On the economic outlook, the Fed lifted its estimate for US growth from 2.1 percent next year to 2.5 percent. However, it changed its wording on the labour market. Previously it had said that the labour market would strengthen further. Yesterday’s statement said it would “remain strong,” indicating the Fed expects the growth in jobs could slow.

One of the cornerstones for the official rationale of Fed policy is to lift inflation to near but below 2 percent. Figures released yesterday showed that inflation for the past year came in at just 1.7 percent, below market expectations.

But Yellen continued with the official mantra that the low level of inflation was due in the main to “transitory” factors. However, most independent analysis indicates that it is a result of structural changes in the US economy which have resulted in stagnant or very low wages growth due in large part to the expansion of part-time working. This has led to a breakdown in the previous relationship in which a fall in the official unemployment rate led to a rise in wages.

Amid her presentation of a sunny outlook for the US economy, Yellen did sound a couple of warning notes. She said productivity growth was “disturbingly low” and pointed to her “personal concern,” expressed in previous remarks, that the rising ratio of debt to GDP was not sustainable.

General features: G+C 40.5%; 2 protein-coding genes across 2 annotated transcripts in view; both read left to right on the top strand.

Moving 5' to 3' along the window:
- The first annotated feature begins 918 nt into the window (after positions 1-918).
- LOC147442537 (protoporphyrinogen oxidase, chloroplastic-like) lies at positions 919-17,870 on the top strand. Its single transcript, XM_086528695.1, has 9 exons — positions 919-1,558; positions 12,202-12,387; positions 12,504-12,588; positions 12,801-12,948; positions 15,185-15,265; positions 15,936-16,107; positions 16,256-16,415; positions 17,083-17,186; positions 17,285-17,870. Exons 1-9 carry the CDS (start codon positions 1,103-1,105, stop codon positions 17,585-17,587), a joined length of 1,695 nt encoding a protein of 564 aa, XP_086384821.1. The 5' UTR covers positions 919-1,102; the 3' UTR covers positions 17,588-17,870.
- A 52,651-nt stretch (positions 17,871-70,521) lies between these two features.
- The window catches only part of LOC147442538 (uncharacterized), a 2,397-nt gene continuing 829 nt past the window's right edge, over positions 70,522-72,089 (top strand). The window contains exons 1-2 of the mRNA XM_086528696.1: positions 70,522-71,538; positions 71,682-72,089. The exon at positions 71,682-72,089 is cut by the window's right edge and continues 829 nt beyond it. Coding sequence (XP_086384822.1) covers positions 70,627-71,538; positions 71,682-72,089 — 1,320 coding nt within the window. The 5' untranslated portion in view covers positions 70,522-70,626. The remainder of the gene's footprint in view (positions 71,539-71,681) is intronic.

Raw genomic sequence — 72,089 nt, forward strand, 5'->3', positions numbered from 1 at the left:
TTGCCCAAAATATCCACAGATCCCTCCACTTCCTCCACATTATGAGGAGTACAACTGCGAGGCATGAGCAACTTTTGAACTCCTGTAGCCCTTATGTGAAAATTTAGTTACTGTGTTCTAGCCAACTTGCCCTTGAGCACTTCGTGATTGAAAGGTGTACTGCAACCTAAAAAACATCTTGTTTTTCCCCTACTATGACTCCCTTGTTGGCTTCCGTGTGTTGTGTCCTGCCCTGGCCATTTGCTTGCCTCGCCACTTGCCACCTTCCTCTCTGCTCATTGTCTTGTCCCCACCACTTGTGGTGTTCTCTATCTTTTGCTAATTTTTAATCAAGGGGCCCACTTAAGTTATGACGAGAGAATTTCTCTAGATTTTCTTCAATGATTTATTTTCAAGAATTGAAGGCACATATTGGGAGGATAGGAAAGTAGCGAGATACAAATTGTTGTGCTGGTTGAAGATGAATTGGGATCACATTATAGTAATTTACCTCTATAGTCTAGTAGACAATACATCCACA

On the issue of bitcoin and its impact on financial markets, Yellen was reminded by one questioner that in 2007 her predecessor in the post of Fed chair, Ben Bernanke, had dismissed concerns that the growing bubble in the sub-prime market could impact on the broader financial system.

Yellen said the cryptocurrency was not legal tender and “bitcoin at this time plays a very small role in the payment system.”

So far regulatory authorities have offered some limited resistance to attempts to allow speculation in the cryptocurrency to spread. Last March, the US Securities and Exchange Commission blocked an attempt by the Winklevoss twins to list an exchange-traded fund. The twins, who accused Mark Zuckerberg of stealing their idea for Facebook, have seen their bitcoin fortune escalate to almost $2 billion.